Purchase this article with an account.
B. M. Tam, O. L. Moritz; Light Activation of Rhodopsin Mutants T4K and T17M Causes Retinal Degeneration Due to Loss of Structural Integrity. Invest. Ophthalmol. Vis. Sci. 2009;50(13):2287.
Download citation file:
© ARVO (1962-2015); The Authors (2016-present)
We have previously demonstrated that the RP-associated rhodopsin mutations T4K and T17M cause light sensitive retinal degeneration in transgenic X. laevis. In this study, we examine the mechanisms underlying light sensitivity for these two N-terminal rhodopsin mutants.
Seven human rhodopsin mutations that prevent N-linked glycosylation at either or both consensus glycosylation sites were generated, including three mutations associated with RP (T4K, N15S and T17M). Furthermore, T17M was also placed in the context of a constitutively inactive rhodopsin that cannot bind chromophore, and a thermally stablized rhodopsin. Transgenic tadpoles expressing these rhodopsin mutants were generated by nuclear transplantation. Tadpoles were raised in either cyclic light or constant dark conditions. Transgenic rhodopsin levels and retinal degeneration were assessed by quantitative dot blot analysis. Frozen retinal sections were analyzed by immunocytochemistry and confocal microscopy to determine protein localization.
All RP-associated mutations caused retinal degeneration in transgenic X. laevis. However, while all tested mutations affecting the glycosylation consensus sequence at N15 caused rod death, some of the amino acid substitutions abolishing glycosylation at N2 were not toxic. All of the mutant rhodopsins studied, including a double mutant that abolished both glycosylation sites, were primarily localized to the outer segment disks and Golgi membranes. Human T17M rhodopsin was significantly less toxic when the molecule was prevented from adopting the active conformation (either by dark rearing or in the context of a constitutively inactive rhodopsin). Furthermore, the T17M mutation caused significantly less retinal degeneration in the context of a rhodopsin with increased thermal stability.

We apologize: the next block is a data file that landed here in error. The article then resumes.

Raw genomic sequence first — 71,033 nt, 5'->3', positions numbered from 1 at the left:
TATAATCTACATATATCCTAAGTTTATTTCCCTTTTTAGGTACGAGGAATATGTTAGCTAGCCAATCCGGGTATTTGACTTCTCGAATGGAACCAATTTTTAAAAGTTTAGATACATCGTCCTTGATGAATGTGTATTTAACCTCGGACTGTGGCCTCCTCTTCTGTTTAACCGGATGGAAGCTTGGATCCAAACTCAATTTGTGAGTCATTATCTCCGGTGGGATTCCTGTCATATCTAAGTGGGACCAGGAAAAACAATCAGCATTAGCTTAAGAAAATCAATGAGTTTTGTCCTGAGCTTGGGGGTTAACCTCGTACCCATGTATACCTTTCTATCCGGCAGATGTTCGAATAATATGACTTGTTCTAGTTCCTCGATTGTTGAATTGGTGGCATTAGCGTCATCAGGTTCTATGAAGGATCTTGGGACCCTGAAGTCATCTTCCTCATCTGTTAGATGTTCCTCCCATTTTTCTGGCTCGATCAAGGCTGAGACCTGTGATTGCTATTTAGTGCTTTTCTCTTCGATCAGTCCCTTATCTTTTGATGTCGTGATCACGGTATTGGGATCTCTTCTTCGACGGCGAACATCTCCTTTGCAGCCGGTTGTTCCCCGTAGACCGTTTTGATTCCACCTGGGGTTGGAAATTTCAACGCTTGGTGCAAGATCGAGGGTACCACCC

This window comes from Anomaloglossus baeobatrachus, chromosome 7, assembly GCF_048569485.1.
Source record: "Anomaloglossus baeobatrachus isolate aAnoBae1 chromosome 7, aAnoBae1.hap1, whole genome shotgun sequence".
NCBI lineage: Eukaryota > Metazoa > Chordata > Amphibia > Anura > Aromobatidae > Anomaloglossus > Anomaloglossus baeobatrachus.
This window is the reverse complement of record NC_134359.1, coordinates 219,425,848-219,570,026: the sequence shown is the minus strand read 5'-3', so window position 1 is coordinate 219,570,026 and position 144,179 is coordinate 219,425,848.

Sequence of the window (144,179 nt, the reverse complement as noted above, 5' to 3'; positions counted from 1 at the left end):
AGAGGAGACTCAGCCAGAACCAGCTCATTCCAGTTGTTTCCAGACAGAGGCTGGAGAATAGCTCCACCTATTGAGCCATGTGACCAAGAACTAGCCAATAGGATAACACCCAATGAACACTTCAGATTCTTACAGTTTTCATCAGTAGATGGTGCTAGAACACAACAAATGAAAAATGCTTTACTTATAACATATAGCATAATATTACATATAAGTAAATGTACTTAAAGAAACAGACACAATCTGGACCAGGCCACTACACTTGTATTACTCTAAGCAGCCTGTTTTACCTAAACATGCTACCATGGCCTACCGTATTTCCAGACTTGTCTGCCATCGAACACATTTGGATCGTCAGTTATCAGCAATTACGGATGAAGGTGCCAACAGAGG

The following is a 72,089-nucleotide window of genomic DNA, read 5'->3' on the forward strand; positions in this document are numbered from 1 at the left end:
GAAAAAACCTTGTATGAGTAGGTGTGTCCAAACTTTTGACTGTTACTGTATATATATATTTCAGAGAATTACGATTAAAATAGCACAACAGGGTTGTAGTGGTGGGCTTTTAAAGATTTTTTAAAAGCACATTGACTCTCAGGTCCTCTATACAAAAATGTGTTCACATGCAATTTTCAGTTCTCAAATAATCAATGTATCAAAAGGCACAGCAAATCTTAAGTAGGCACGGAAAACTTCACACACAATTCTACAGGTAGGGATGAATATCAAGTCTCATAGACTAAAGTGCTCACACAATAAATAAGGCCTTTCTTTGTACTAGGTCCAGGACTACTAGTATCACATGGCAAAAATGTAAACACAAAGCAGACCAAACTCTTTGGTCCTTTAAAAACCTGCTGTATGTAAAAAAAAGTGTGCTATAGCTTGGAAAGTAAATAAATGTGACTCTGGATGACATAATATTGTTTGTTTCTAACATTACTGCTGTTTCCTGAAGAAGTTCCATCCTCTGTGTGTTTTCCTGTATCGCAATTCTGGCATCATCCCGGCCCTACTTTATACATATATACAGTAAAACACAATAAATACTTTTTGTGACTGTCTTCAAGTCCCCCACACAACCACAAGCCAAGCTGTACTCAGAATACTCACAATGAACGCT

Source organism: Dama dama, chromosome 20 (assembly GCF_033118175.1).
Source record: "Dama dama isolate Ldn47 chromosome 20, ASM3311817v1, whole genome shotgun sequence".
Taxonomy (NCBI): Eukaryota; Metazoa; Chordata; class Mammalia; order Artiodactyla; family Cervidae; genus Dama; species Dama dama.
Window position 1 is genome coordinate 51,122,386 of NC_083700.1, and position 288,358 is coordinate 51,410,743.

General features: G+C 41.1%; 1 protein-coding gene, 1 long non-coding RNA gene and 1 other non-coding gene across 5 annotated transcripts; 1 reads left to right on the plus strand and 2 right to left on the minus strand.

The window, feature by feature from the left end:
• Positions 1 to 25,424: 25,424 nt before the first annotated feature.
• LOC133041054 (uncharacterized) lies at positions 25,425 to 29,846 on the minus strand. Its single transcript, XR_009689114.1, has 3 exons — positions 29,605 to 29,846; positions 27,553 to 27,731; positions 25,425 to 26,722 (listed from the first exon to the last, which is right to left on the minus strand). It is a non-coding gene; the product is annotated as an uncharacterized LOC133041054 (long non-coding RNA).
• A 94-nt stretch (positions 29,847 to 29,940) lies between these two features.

Our results indicate that glycosylation at N2 is not required for rhodopsin biosynthesis, targeting or trafficking, and that alterations of the amino acid sequence in this region, rather than loss of glycosylation per se, are responsible for retinal degeneration. In contrast, the carbohydrate modification at N15 rather than the amino acid sequence may be critical for structural stability. For T17M rhodopsin, our results are consistent with a cell death mechanism that involves instability of the mutant rhodopsin molecule on exposure to light. In contrast to P23H rhodopsin, this instability is not due to loss of thermodynamic stabilization via chromophore binding, but rather is specifically associated with the transition to the active conformation of rhodopsin.
This PDF is available to Subscribers Only